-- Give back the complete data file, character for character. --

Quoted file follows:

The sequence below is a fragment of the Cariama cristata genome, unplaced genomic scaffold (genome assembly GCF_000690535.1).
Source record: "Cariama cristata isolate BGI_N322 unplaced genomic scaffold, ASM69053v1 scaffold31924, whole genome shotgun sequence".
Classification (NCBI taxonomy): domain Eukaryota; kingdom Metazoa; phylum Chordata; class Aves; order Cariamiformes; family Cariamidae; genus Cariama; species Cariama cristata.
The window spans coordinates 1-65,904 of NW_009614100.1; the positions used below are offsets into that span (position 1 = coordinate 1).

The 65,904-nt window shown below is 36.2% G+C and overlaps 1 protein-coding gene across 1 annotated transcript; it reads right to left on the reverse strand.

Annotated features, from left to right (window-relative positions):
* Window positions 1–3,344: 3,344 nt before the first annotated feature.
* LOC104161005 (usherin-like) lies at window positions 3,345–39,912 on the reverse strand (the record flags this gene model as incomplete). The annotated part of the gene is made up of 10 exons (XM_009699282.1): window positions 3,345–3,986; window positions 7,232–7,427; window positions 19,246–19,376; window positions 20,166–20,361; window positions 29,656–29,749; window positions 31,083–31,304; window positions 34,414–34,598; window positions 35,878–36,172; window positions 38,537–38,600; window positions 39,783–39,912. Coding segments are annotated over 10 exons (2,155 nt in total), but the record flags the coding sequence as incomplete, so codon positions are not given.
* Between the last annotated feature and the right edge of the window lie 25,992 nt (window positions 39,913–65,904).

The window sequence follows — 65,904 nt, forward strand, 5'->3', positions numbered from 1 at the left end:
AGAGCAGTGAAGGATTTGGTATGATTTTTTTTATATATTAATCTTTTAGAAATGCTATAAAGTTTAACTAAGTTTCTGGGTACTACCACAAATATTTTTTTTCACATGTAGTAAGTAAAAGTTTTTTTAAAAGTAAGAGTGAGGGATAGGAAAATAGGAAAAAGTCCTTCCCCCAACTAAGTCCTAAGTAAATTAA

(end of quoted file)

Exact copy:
The sequence below is a fragment of the Cariama cristata genome, unplaced genomic scaffold (genome assembly GCF_000690535.1).
Source record: "Cariama cristata isolate BGI_N322 unplaced genomic scaffold, ASM69053v1 scaffold31924, whole genome shotgun sequence".
Classification (NCBI taxonomy): domain Eukaryota; kingdom Metazoa; phylum Chordata; class Aves; order Cariamiformes; family Cariamidae; genus Cariama; species Cariama cristata.
The window spans coordinates 1-65,904 of NW_009614100.1; the positions used below are offsets into that span (position 1 = coordinate 1).

The 65,904-nt window shown below is 36.2% G+C and overlaps 1 protein-coding gene across 1 annotated transcript; it reads right to left on the reverse strand.

Annotated features, from left to right (window-relative positions):
* Window positions 1–3,344: 3,344 nt before the first annotated feature.
* LOC104161005 (usherin-like) lies at window positions 3,345–39,912 on the reverse strand (the record flags this gene model as incomplete). The annotated part of the gene is made up of 10 exons (XM_009699282.1): window positions 3,345–3,986; window positions 7,232–7,427; window positions 19,246–19,376; window positions 20,166–20,361; window positions 29,656–29,749; window positions 31,083–31,304; window positions 34,414–34,598; window positions 35,878–36,172; window positions 38,537–38,600; window positions 39,783–39,912. Coding segments are annotated over 10 exons (2,155 nt in total), but the record flags the coding sequence as incomplete, so codon positions are not given.
* Between the last annotated feature and the right edge of the window lie 25,992 nt (window positions 39,913–65,904).

The window sequence follows — 65,904 nt, forward strand, 5'->3', positions numbered from 1 at the left end:
AGAGCAGTGAAGGATTTGGTATGATTTTTTTTATATATTAATCTTTTAGAAATGCTATAAAGTTTAACTAAGTTTCTGGGTACTACCACAAATATTTTTTTTCACATGTAGTAAGTAAAAGTTTTTTTAAAAGTAAGAGTGAGGGATAGGAAAATAGGAAAAAGTCCTTCCCCCAACTAAGTCCTAAGTAAATTAA